Why do we need a publishing process for digital scholarship?
Emergent technologies (and scholars’ increasing fluency with these technologies) are providing academics with new ways to present scholarship. Yet for many academics the prospect of pursuing digital projects may present a significant opportunity cost. Whereas journal and monograph publishing both have established ecosystems of peer review and accreditation—making them key benchmarks in the careers of scholars—there are no formal channels for publication or consistent peer review standards for digital projects. This initiative will allow us to advance a publishing process that helps authors develop their concept (in both content and form) and reach their market effectively to confer the same level of academic credibility on digital projects as print books receive.
Is anybody else doing this?
While there are numerous efforts underway within digital scholarly publishing, we are the only publisher providing a process to take born-digital scholarship through the established stages of book publishing with the same care and rigor that would attend a print book. Under the auspices of a generous 3-year grant from the Andrew W. Mellon Foundation, we have partnered with the University of Richmond’s Digital Scholarship Lab to develop and refine a robust publishing pipeline and best practices for publishing digital projects.
What kind of projects are you looking for?
We are seeking projects across the humanities and social sciences in which the marriage of content and form creates a compelling overall argument that advances scholarly conversations. We are not seeking tools, reference works, or encyclopedic compendia but rather projects that present arguments that engage with existing issues in their respective fields. For more information on submitting a proposal, please read our guidelines for digital project proposals.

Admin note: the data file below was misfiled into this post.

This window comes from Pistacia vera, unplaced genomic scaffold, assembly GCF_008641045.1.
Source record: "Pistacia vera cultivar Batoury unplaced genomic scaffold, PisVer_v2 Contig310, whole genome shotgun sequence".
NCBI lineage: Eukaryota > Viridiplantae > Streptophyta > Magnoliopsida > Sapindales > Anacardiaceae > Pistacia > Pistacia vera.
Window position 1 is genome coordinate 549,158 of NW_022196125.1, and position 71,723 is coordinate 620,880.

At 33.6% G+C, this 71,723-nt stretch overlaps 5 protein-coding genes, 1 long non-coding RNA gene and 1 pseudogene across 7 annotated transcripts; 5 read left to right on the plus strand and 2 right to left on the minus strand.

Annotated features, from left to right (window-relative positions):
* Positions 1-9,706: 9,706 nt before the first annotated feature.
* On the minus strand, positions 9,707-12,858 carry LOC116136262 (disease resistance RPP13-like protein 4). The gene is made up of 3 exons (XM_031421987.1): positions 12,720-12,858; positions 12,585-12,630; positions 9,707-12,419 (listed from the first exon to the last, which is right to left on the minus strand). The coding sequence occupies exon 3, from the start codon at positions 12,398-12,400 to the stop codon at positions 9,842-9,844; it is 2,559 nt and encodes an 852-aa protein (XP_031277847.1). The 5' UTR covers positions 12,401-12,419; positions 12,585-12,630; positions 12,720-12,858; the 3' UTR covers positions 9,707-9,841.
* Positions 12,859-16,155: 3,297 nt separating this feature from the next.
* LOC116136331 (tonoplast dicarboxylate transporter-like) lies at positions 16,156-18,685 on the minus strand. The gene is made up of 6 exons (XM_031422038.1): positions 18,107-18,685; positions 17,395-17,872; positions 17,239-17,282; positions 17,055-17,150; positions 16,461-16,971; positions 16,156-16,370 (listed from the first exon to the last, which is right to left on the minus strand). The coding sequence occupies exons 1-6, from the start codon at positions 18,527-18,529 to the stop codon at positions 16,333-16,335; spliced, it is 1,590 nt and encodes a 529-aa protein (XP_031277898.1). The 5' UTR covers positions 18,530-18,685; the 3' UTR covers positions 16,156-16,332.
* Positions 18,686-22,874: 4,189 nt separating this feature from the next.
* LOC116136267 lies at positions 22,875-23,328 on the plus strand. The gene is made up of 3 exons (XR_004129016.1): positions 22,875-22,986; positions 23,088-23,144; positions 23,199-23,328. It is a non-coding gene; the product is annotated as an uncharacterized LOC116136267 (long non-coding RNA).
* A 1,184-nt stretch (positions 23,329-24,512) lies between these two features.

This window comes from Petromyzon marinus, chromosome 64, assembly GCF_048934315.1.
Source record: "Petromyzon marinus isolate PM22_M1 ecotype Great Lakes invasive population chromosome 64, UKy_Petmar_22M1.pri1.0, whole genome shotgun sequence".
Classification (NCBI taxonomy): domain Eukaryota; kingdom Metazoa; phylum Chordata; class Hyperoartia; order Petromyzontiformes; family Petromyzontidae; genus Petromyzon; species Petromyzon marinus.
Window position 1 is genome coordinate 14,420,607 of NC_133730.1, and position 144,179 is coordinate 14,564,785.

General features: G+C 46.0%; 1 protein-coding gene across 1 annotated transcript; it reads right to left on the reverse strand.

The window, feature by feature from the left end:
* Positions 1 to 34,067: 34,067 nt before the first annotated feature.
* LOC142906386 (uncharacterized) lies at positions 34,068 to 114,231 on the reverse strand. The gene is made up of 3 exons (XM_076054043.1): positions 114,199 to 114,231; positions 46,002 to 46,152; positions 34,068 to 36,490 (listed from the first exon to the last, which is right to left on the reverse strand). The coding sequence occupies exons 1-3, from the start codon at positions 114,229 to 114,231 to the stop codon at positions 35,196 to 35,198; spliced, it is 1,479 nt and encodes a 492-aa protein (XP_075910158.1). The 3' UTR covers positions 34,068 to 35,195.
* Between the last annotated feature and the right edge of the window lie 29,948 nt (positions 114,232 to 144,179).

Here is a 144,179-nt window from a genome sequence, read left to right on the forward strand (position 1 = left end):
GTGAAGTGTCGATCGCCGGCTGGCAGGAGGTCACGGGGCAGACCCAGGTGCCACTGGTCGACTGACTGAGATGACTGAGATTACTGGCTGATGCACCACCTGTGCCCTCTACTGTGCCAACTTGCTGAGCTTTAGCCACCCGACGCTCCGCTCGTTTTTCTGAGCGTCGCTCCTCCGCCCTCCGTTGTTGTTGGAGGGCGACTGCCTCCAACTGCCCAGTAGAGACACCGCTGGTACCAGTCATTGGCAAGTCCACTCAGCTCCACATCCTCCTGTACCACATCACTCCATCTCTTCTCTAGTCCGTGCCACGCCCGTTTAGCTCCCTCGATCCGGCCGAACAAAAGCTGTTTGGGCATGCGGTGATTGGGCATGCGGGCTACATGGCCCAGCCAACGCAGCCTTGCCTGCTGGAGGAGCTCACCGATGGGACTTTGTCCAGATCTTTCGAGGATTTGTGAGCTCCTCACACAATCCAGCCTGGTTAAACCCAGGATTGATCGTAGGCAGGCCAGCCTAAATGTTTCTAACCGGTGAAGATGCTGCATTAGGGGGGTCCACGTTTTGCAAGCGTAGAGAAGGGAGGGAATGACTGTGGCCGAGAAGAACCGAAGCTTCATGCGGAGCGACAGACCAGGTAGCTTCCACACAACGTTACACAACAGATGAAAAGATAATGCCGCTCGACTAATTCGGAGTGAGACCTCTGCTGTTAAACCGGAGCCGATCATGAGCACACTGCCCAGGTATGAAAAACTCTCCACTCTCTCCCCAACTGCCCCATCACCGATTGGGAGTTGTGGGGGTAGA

Will Stanford University Press build the digital component for authors?
No—we believe the form of digital-born scholarship is integrative to and constitutive of the project’s overall argument. Structure and content are welded closely together in interactive scholarly works, and it is the role of the author to conceptualize this interplay. Our role through the development and production process is to optimize existing frameworks.
What kind of platforms will these projects be hosted on?
Projects are hosted on a variety of platforms. We support the use of open-sourced solutions and platforms but also welcome platforms custom-built for specific projects where existing platforms can’t accommodate the needs of a project at hand.
What will grant funds be used for?
Grant funds have been used to create an infrastructure for publishing digital projects—including the creation of two new jobs at the Press solely dedicated to the digital program. The funds also underwrite our robust marketing efforts for digital projects.
What’s the business model for these projects?
The Mellon Foundation is fully funding our projects in the initial phase, but we are committed to exploring different business models in the final year of the grant. Our aim is to build the initiative into a sustainable model not only within SUP’s infrastructure but for other publishers to consider too.
How can I access these projects?
Projects are available online and can be accessed via our site or the project’s unique URL.
Do I need permission to make use of any part of SUP’s digital projects?
Our projects will be licensed under specific Creative Commons (and, where applicable, GNU) licenses and each project will be clearly marked with the license under which it is made available. If you are unsure what the license allows you to do or are interested in permissions beyond that license, please feel free to contact us at email@example.com.